While previously classified as a “probable” carcinogen, the World Health Organization’s (W.H.O.) International Agency for Research on Cancer (IARC) has finally confirmed that diesel exhaust is a carcinogen and that it is associated with an increased risk for lung cancer.
Considering that the last time diesel was put into discussion, in 1989 and now finally classified as a carcinogen, it’s a big deal for everyone who is in anyway exposed to it or anyone who’s workplace forces them to be in a environment wiith high diesel exhaust fumes.
A study done by researchers from the International Agency for Research on Cancer in Lyon, France analyzed 12,300 miners for several decades starting in 1947. Discoveries concluded miners heavily exposed to diesel exhaust had a higher risk of dying from lung cancer. The U.S. however, still does not fully recognize it as a carcinogen, claiming that new engines are far less dangerous with exposure of fewer fumes.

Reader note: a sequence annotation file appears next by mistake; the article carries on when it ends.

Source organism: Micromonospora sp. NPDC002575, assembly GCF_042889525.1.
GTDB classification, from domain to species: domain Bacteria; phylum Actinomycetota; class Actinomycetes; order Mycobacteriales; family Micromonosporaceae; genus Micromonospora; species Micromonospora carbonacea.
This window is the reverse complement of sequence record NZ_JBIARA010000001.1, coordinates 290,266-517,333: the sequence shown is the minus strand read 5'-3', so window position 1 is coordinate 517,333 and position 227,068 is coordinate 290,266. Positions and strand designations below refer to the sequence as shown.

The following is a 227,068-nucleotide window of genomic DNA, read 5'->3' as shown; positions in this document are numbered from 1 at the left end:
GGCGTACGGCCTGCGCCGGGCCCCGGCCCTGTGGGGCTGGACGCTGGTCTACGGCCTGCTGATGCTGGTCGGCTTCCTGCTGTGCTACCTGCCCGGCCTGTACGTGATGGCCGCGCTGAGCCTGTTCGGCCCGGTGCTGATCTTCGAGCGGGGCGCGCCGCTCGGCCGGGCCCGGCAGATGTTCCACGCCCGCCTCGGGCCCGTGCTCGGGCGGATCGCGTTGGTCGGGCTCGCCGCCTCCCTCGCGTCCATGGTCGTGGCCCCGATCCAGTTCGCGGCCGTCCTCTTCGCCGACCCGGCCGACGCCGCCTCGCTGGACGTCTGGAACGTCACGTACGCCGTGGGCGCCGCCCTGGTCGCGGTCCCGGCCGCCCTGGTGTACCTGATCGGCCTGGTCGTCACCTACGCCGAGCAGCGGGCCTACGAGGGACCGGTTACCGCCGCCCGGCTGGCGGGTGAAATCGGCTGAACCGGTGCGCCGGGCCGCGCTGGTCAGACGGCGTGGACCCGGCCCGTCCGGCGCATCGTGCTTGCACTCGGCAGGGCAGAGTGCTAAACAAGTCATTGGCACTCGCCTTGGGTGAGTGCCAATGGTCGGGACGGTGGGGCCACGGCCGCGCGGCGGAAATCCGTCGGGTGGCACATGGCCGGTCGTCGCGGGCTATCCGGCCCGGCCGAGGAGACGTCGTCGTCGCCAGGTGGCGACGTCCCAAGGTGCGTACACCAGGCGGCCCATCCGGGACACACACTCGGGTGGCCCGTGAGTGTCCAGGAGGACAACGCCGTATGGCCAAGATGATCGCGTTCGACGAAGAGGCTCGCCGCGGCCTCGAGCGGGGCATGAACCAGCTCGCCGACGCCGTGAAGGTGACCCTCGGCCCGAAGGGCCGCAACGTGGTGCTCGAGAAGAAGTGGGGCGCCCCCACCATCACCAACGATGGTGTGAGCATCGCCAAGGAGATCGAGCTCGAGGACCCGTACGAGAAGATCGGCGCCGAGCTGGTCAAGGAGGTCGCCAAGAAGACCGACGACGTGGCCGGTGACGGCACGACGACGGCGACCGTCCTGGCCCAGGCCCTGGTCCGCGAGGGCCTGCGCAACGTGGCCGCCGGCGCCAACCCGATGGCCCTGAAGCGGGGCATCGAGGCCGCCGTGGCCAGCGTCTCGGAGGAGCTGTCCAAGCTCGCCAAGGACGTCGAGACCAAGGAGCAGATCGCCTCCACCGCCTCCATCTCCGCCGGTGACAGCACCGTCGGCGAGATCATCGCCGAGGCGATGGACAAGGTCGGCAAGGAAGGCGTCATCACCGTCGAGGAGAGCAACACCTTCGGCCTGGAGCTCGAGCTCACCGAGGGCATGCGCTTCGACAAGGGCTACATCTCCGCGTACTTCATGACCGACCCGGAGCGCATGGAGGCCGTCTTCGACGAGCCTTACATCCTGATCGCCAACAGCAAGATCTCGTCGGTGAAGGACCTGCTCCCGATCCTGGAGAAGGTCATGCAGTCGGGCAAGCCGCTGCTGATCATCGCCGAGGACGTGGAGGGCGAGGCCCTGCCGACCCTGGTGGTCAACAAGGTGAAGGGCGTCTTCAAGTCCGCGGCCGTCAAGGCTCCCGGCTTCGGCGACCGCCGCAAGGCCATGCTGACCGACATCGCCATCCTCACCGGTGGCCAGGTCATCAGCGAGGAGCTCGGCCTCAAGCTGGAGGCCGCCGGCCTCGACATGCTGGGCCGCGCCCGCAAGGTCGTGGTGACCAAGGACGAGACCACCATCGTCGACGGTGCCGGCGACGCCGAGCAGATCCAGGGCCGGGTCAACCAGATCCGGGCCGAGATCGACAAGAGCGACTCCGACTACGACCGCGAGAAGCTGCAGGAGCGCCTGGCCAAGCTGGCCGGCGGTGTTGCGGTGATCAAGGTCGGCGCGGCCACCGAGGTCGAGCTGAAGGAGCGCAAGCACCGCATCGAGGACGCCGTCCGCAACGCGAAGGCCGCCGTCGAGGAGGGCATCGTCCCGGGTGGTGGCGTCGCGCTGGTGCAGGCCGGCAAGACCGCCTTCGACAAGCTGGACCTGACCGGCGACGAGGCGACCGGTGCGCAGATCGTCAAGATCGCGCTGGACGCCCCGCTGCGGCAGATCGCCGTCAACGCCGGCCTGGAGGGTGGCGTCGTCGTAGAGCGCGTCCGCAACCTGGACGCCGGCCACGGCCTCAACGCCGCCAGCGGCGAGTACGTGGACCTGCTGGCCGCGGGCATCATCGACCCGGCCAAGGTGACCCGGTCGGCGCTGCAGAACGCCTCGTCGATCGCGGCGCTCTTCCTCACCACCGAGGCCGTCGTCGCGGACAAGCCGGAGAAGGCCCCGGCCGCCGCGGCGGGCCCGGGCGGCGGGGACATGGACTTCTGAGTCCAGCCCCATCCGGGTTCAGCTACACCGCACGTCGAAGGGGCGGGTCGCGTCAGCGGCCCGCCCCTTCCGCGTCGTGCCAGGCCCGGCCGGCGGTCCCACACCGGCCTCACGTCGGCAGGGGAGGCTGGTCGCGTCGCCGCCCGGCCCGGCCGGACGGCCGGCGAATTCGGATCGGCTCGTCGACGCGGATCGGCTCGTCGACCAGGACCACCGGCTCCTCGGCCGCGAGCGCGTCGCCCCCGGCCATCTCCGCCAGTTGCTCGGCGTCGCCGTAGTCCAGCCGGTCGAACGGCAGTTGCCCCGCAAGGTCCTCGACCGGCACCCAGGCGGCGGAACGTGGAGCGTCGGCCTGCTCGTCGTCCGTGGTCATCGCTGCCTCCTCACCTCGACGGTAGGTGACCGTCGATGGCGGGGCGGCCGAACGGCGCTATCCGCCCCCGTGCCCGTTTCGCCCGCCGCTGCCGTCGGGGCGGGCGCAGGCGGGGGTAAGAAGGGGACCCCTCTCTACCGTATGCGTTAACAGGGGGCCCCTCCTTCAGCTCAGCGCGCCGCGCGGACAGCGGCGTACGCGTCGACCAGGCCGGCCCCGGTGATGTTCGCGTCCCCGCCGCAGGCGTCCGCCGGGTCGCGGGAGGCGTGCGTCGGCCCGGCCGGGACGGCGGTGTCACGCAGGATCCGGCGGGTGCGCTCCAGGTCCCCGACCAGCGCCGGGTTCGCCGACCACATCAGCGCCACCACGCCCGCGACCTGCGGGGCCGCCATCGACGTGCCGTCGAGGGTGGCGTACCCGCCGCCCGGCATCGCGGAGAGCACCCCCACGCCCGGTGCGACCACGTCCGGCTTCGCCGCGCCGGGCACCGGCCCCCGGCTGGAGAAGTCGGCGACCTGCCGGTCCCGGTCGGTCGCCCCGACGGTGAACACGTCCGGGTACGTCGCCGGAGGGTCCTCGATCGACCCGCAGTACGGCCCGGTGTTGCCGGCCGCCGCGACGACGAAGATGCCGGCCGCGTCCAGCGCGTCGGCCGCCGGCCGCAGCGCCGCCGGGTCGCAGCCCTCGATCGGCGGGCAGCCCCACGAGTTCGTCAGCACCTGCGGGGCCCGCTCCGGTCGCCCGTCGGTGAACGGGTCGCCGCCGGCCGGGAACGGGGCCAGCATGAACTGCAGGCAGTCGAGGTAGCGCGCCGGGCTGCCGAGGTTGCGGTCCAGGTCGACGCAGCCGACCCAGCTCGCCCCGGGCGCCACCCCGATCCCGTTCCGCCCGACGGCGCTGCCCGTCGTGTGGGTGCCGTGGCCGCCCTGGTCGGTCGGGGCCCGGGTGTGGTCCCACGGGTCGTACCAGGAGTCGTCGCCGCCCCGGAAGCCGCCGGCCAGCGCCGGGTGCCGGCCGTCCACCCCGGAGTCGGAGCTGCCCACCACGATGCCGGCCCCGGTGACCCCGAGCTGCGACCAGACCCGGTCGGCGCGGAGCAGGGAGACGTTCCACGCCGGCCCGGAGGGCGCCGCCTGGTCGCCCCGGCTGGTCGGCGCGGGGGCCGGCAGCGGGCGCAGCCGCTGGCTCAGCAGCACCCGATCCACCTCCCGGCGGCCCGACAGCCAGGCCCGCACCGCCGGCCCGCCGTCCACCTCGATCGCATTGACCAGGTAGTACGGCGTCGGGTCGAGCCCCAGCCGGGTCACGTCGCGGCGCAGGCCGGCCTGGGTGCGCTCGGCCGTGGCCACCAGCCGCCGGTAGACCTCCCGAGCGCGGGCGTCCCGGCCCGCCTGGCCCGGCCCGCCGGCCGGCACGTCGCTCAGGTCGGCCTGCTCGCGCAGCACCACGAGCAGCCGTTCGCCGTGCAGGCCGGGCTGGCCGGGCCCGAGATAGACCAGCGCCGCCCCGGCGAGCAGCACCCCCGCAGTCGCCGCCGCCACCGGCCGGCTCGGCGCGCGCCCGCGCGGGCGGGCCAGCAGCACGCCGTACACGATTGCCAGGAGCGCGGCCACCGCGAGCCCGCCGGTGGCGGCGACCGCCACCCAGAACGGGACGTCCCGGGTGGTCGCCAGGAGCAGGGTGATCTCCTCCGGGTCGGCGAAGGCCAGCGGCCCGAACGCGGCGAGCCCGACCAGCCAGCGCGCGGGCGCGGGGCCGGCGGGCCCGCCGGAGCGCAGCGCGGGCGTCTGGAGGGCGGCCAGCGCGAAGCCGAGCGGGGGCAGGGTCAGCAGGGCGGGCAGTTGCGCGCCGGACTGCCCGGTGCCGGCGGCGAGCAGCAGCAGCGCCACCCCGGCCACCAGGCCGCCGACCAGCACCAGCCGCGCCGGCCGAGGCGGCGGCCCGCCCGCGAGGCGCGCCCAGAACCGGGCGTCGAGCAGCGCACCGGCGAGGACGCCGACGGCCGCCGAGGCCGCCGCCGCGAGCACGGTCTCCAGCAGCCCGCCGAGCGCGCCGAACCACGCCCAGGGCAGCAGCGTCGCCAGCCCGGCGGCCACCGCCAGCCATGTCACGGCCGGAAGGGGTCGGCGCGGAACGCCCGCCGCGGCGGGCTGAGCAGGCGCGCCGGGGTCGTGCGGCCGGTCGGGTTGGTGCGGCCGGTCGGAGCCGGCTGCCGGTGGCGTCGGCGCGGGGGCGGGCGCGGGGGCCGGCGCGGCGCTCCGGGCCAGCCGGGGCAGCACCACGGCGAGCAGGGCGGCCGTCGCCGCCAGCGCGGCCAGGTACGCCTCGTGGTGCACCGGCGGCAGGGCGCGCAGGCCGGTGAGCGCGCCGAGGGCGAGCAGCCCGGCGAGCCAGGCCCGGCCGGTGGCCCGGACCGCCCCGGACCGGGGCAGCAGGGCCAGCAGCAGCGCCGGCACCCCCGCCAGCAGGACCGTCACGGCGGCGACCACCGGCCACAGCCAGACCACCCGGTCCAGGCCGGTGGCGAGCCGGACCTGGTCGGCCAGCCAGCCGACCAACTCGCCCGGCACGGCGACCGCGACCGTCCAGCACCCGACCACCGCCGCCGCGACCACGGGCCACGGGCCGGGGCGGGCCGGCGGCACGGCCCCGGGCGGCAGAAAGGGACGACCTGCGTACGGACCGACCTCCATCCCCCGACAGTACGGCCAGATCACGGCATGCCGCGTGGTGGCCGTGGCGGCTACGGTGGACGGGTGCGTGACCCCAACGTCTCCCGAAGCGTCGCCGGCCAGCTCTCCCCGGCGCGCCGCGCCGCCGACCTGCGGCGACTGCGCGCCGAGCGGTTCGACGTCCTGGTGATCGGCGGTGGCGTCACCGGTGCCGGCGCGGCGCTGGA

“It’s on the same order of magnitude as passive smoking,” said Kurt Straif, director of the IARC department that evaluates cancer risks. “This could be another big push for countries to clean up exhaust from diesel engines.”
The mission of the International Agency for Research on Cancer (IARC) is to coordinate and conduct research on the causes of human cancer and the mechanisms of carcinogenesis, and to develop scientific strategies for cancer control.